Résumé

The TOP2 poison etoposide has been implicated in the generation of secondary malignancies during cancer treatment. Structural similarities between TOP2 isoforms challenge the rational design of isoform-specific poisons to further delineate these processes. Herein, we describe the synthesis and biological evaluation of a focused library of etoposide analogues, with the identification of two novel small molecules exhibiting TOP2B-dependent toxicity. Our findings pave the way toward studying isoform-specific cellular processes by means of small molecule intervention.

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Année de publication : 2014

Sebastian Müller, Katta Laxmi-Reddy, Prakrit V. Jena, Benoit Baptiste, Zeyuan Dong, Frédéric Godde, Taekjip Ha, Raphaël Rodriguez, Shankar Balasubramanian, Ivan Huc (2014 Nov 24)

Targeting DNA G-quadruplexes with helical small molecules

Chembiochem : 15 : DOI : 10.1002/cbic.201402439 En savoir plus
Résumé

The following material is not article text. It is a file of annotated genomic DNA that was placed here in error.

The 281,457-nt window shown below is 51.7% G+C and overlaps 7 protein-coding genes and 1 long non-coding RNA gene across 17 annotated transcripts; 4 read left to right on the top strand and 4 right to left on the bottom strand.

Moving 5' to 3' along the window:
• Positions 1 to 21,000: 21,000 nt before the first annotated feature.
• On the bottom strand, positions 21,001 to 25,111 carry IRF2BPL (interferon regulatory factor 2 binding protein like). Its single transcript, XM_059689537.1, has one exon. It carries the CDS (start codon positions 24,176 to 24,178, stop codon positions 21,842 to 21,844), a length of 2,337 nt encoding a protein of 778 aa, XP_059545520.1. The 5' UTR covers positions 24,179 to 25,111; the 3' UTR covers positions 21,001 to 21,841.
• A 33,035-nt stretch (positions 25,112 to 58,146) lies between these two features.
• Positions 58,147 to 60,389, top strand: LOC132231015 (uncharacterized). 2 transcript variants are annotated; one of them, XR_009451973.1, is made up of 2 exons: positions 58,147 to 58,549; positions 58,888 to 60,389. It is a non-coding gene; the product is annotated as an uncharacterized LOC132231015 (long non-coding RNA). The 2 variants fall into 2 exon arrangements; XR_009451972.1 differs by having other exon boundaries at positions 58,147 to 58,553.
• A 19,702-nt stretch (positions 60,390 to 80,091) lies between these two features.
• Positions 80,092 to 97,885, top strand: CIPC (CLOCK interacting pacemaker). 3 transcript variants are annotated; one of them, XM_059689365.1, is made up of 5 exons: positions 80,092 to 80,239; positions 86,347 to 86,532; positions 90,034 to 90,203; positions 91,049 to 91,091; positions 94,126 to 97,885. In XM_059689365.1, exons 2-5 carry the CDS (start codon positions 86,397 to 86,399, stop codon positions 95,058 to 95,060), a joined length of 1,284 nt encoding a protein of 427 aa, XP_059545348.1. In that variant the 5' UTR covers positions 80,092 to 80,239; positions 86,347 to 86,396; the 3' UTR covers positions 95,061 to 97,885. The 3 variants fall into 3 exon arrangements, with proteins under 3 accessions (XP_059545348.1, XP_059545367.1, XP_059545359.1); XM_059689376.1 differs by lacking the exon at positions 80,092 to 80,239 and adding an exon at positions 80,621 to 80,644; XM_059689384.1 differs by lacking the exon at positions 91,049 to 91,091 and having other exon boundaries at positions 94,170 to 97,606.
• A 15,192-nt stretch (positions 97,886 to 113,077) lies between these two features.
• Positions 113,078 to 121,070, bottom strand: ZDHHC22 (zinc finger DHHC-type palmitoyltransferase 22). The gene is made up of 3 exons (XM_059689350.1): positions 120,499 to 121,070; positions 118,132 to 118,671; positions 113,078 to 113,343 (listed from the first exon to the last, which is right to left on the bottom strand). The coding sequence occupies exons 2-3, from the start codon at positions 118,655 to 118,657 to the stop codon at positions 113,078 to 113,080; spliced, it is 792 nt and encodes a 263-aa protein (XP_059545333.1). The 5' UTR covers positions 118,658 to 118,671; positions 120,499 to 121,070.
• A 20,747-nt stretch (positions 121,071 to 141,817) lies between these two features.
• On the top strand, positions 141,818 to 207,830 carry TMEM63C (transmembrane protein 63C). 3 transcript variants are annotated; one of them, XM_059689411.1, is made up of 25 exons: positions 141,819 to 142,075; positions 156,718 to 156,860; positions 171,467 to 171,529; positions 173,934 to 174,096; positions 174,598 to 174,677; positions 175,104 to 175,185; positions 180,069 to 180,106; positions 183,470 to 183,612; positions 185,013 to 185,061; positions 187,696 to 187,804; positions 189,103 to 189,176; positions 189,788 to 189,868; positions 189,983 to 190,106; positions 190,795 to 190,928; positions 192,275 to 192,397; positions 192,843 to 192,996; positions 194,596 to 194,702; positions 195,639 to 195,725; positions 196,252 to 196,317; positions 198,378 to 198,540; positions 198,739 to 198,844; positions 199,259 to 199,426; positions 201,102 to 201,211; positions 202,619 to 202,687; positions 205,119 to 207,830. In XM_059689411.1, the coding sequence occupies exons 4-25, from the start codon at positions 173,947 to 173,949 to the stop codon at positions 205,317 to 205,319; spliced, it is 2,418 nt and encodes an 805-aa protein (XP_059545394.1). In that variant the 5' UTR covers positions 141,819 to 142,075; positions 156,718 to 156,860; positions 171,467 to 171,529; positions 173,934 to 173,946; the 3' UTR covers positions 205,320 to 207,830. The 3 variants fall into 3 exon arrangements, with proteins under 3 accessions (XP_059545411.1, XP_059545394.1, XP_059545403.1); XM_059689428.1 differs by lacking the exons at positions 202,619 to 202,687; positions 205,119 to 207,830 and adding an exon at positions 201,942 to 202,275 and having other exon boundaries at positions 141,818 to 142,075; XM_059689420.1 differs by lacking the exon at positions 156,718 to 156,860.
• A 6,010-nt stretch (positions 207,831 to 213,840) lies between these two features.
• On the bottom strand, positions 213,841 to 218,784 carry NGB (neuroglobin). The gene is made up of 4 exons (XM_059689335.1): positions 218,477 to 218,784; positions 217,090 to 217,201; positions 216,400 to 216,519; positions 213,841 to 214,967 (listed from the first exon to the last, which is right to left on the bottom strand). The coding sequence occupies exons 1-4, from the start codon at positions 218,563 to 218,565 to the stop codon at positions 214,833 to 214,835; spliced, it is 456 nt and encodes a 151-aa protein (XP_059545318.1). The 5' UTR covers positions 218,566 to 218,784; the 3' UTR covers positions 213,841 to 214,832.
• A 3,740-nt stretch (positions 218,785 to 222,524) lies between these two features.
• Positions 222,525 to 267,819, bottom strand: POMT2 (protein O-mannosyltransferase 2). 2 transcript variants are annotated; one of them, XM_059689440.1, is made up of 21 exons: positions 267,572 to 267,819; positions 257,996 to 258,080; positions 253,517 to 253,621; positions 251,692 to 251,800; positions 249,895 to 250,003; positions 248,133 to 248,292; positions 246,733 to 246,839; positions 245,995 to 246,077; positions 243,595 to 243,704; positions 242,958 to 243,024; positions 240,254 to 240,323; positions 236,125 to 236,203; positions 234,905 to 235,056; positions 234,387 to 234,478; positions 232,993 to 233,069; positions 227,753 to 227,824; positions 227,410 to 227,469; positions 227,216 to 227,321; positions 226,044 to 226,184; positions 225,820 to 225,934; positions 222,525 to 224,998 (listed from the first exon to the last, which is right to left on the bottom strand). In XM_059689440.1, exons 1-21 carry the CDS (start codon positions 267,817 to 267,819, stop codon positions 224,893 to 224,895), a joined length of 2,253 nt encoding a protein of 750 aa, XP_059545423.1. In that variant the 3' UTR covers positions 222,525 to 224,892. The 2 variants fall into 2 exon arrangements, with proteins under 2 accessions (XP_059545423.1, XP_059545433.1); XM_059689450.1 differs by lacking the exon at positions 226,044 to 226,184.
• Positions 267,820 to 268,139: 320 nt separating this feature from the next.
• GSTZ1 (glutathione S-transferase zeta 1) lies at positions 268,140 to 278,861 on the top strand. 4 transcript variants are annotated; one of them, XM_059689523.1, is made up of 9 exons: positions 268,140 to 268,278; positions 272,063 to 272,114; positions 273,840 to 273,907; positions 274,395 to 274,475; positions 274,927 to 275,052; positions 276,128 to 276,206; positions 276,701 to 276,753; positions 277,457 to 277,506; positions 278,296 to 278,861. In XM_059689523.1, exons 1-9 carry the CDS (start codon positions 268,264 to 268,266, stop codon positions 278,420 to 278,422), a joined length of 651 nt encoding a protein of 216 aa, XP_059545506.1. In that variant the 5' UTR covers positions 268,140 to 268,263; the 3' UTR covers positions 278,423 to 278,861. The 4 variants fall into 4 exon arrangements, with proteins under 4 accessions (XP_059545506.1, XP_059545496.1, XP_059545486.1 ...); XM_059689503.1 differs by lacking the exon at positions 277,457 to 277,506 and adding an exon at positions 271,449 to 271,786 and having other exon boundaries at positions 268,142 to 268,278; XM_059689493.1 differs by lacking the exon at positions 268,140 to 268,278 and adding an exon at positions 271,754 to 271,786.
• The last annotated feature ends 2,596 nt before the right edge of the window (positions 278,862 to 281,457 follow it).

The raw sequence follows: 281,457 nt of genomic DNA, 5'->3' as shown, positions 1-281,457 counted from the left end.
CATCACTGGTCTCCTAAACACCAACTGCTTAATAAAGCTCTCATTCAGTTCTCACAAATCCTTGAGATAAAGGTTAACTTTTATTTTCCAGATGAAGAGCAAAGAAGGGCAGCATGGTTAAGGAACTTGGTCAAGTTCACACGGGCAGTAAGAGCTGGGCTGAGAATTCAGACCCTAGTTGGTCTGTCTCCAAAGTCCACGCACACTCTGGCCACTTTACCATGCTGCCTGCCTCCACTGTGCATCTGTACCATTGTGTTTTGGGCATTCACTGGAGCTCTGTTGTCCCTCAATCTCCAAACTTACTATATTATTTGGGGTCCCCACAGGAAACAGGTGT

We previously identified quinoline-based oligoamide helical foldamers and a trimeric macrocycle as selective ligands of DNA quadruplexes. Their helical structures might permit targeting of the backbone loops and grooves of G-quadruplexes instead of the G-tetrads. Given the vast array of morphologies G-quadruplex structures can adopt, this might be a way to achieve sequence selective binding. Here, we describe the design and synthesis of molecules based on macrocyclic and helically folded oligoamides. We tested their ability to interact with the human telomeric G-quadruplex and an array of promoter G-quadruplexes by using FRET melting assay and single-molecule FRET. Our results show that they constitute very potent ligands—comparable to the best so far reported. Their modes of interaction differ from those of traditional tetrad binders, thus opening avenues for the development of molecules specific for certain G-quadruplex conformations.